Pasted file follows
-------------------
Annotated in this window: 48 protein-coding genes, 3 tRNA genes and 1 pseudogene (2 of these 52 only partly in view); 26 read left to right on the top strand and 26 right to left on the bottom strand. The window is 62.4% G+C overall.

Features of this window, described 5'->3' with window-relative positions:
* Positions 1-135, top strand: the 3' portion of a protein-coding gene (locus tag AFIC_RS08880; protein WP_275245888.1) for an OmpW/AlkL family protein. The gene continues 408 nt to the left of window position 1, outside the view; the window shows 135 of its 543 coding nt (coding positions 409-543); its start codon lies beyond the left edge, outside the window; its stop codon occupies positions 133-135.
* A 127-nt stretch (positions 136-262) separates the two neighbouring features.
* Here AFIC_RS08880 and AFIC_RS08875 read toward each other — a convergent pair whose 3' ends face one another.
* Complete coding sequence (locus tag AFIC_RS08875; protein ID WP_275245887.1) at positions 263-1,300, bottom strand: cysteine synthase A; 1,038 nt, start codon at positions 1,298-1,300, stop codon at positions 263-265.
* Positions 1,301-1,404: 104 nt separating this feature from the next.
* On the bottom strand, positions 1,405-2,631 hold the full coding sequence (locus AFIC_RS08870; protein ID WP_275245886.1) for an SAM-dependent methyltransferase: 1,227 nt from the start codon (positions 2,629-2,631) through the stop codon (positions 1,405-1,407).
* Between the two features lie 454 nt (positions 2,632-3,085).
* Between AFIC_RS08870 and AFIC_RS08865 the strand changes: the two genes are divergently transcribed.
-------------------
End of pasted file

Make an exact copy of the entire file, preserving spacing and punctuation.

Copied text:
Annotated in this window: 48 protein-coding genes, 3 tRNA genes and 1 pseudogene (2 of these 52 only partly in view); 26 read left to right on the top strand and 26 right to left on the bottom strand. The window is 62.4% G+C overall.

Features of this window, described 5'->3' with window-relative positions:
* Positions 1-135, top strand: the 3' portion of a protein-coding gene (locus tag AFIC_RS08880; protein WP_275245888.1) for an OmpW/AlkL family protein. The gene continues 408 nt to the left of window position 1, outside the view; the window shows 135 of its 543 coding nt (coding positions 409-543); its start codon lies beyond the left edge, outside the window; its stop codon occupies positions 133-135.
* A 127-nt stretch (positions 136-262) separates the two neighbouring features.
* Here AFIC_RS08880 and AFIC_RS08875 read toward each other — a convergent pair whose 3' ends face one another.
* Complete coding sequence (locus tag AFIC_RS08875; protein ID WP_275245887.1) at positions 263-1,300, bottom strand: cysteine synthase A; 1,038 nt, start codon at positions 1,298-1,300, stop codon at positions 263-265.
* Positions 1,301-1,404: 104 nt separating this feature from the next.
* On the bottom strand, positions 1,405-2,631 hold the full coding sequence (locus AFIC_RS08870; protein ID WP_275245886.1) for an SAM-dependent methyltransferase: 1,227 nt from the start codon (positions 2,629-2,631) through the stop codon (positions 1,405-1,407).
* Between the two features lie 454 nt (positions 2,632-3,085).
* Between AFIC_RS08870 and AFIC_RS08865 the strand changes: the two genes are divergently transcribed.